A fastening device 15, such as a threaded machine screw, passes through the usual mounting hole in the plate 11 through an opening in the insulating material 13, and through a larger opening in the chassis or heat sink 12. Preferably, the holes and openings are all circular. A circular O ring 16 (or toroid) of suitable resilient and insulating material, such as neoprene or silicone rubber, is positioned around the screw 15 and in this larger opening in the chassis or heat sink 12. The O ring 16 is preferably dimensioned so that its cross sectional area fills up as much of the space existing between the screw 15 and the walls around the larger opening in the chassis 12. A circular plug 17 of suitable insulating material such as teflon is provided. As seen in FIGS. 3 and 4, this plug 17 has a small diameter portion which fits in the opening in the chassis or heat sink 12, and a large diameter portion that provides a shoulder which projects against the lower face of the chassis or heat sink 12. If desired, a circular washer 18 may be placed over the plug 12. A suitable nut 19 is threaded on the machine screw 15.

When the parts just described have been assembled for all of the mounting holes in the transistor plate 11, and before the nuts 19 are tightened, they have the relation shown in FIG. 5. In FIG. 5, it will be seen that the O ring 16 occupies most of the space in the heat sink opening around the screw 15. As the nut 19 on each machine screw 15 is tightened, it presses the washer 18 and the plug 17 upward. When this occurs, the O ring 16 is compressed or squeezed between the material 13 and the plug 17 so that its dimensions are changed to substantially fill all of the remaining space in the large opening in the chassis or heat sink 12. This is shown in FIGS. 2 and 6. The O ring 16 and the small portion of the plug 17 are preferably dimensioned so that when the shoulder of the plug 17 engages the chassis 12, the O ring 16 is compressed to fill the space. When this occurs, the air space is reduced considerably or totally eliminated, and the voltage breakdown characteristics between the tranistor plate 11, the screw 15, the washer 18, and the nut 19 on the one hand, and the chassis or heat sink 12 on the other hand are greatly improved (i.e. made greater). Persons skilled in the art will appreciate that the O ring 16 can have various cross sections (such as elliptical) to provide additional material in a vertical direction (or parallel to the axis of the machine screw 15). This additional material will be compressed by the upper portion of the plug 17, and serves to fill up the air spaces in the large opening of the chassis or heat sink 12 more than an O ring of circular cross section. Also, the plug 17 may have no shoulder so that there is no limit on the distance it can be forced into the chassis opening, thus assuring good compression on the O ring 16.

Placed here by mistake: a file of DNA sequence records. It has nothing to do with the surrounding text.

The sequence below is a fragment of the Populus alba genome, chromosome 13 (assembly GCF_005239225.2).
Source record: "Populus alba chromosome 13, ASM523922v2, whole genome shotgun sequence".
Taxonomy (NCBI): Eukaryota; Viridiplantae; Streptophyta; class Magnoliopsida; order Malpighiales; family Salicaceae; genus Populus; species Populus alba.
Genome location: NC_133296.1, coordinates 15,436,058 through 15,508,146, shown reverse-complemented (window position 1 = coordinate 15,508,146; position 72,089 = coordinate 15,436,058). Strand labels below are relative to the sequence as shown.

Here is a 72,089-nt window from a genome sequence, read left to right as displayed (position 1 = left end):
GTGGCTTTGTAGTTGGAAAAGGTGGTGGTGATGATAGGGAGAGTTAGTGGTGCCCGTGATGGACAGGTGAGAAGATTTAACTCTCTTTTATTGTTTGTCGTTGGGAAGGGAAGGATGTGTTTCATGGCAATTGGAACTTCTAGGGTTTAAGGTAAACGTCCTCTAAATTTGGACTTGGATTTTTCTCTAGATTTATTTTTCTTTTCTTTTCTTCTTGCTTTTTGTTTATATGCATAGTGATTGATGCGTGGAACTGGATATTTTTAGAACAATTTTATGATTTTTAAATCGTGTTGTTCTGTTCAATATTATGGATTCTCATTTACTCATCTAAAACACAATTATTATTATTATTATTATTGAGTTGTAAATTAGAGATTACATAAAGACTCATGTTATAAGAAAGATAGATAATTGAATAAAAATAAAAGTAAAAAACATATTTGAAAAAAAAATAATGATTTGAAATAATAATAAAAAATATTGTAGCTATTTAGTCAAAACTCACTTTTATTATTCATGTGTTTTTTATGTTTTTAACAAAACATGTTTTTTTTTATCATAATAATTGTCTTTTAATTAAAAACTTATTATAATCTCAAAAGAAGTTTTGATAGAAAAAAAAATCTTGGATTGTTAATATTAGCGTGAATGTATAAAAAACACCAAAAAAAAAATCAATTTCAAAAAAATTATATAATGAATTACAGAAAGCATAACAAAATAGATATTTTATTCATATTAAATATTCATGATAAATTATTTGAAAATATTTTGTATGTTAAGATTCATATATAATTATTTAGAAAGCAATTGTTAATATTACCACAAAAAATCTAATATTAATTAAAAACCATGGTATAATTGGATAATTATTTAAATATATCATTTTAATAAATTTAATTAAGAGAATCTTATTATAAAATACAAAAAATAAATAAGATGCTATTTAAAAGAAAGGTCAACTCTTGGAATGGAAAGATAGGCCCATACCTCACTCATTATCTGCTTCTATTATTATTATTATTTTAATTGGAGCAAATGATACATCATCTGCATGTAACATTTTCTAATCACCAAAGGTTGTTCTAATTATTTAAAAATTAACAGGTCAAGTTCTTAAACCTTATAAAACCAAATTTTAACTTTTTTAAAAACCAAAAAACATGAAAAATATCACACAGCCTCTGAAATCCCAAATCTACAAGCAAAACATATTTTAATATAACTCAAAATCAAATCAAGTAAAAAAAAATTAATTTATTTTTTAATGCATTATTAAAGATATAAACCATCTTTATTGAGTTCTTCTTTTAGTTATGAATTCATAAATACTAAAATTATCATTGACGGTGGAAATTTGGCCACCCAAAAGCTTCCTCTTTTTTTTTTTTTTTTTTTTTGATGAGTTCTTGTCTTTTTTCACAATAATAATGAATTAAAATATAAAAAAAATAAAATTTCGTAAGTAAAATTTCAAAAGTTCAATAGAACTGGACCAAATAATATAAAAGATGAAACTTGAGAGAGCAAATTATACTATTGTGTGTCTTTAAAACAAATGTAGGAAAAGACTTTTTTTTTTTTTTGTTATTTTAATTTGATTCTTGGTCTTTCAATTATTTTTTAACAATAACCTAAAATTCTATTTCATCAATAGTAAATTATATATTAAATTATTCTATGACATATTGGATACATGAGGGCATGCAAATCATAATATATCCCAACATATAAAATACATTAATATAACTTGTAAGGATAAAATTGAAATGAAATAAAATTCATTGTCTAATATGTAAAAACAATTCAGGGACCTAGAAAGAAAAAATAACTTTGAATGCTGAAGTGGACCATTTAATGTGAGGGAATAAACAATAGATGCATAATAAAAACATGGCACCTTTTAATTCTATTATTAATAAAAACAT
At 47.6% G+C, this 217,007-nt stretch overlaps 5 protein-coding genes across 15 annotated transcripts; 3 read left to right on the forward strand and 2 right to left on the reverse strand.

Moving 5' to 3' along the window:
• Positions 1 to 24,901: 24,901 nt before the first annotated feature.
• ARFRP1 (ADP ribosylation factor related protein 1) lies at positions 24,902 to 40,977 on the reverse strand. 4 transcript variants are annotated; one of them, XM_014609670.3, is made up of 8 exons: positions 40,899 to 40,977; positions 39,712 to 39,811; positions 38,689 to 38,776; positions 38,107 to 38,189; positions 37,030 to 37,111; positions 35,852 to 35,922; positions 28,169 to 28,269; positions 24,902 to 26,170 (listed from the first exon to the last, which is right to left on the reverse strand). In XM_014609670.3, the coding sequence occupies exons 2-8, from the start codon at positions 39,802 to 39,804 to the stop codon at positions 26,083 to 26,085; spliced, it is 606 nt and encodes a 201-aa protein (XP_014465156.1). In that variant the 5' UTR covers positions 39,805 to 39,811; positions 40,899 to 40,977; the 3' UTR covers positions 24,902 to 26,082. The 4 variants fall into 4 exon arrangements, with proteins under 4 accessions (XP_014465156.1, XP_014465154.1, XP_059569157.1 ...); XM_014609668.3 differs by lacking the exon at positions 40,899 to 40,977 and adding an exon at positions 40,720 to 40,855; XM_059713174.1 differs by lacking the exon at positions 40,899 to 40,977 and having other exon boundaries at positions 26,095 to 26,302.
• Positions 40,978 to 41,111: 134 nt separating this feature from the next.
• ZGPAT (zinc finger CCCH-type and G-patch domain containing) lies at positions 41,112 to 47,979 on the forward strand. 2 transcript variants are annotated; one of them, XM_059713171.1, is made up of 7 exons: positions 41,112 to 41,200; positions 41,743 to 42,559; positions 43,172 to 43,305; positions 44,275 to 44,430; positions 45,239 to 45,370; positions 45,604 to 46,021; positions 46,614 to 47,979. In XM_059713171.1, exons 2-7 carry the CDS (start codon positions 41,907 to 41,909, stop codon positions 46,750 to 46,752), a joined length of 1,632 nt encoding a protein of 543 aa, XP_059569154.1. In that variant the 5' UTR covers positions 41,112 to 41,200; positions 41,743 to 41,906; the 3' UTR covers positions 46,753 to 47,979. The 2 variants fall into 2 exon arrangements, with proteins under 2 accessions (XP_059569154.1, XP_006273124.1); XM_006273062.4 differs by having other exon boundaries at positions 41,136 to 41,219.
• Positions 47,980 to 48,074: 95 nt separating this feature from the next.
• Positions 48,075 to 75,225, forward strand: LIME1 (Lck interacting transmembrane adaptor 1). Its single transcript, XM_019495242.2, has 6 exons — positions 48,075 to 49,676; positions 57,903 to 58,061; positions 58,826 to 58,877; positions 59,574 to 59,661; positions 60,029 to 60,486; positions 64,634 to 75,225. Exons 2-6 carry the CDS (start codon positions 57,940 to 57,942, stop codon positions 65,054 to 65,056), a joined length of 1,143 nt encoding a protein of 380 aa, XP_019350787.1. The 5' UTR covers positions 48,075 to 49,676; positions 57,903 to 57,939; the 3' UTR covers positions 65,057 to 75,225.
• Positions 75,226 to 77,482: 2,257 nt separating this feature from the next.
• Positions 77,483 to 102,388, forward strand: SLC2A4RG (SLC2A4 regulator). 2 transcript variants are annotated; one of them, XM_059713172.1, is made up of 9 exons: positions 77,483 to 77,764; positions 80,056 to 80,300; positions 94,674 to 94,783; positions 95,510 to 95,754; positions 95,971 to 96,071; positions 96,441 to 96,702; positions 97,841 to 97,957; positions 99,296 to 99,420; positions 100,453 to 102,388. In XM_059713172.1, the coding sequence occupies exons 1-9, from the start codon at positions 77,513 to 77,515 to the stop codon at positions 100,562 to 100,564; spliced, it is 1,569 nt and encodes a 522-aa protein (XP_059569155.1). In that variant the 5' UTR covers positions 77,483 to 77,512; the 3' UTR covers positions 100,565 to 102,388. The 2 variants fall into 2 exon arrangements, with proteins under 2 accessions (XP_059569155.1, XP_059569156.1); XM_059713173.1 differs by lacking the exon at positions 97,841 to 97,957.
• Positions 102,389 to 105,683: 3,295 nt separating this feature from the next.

Persons skilled in the art will appreciate that the machine screws 15 also compress the transistor plate or flange 11 tightly against the insulating material 13 and against the chassis or heat sink 12 so as to provide good insulation but at the same time good heat transfer characteristics. Any voltage breakdown from air spaces is reduced considerably because of the compression of the O ring 16 in the large opening. And while I have shown an arrangement with only two machine screws, persons skilled in the art will appreciate that a mounting arrangement with only one machine screw and my associated components or with more than two machine screws and associated components can also be used.

FIG. 7 shows a cross sectional view of another mounting arrangement in accordance with my invention. In FIG. 7, parts corresponding to those in FIGS. 1 through 6 have been given the same reference numerals. The major difference between my invention shown in FIG. 7 and that shown in the previous figures is in the opening in the chassis or heat sink 12. This opening includes a large portion or counter bore in the upper part of the chassis or heat sink 12 for receiving the O ring 16, and a relatively small opening through the lower part of the chassis or heat sink 12 for the threaded portion of the machine screw 15. The insulating plug 17 is not used, so that a cylindrical insulating sleeve 25 is provided around a portion of the threads of the machine screw and an insulating washer 26 under the head of the screw 15 to insulate the screw 15 from the transistor plate or flange 11. Otherwise, the arrangement provides the same good compression and heat transfer relation. The O ring 16 is dimensioned so that when it is compressed between the bottom of the counter bore and the insulating material 13, it fills up substantially all of the large space of the counter bore in the chassis 12, and thus reduces the voltage breakdown.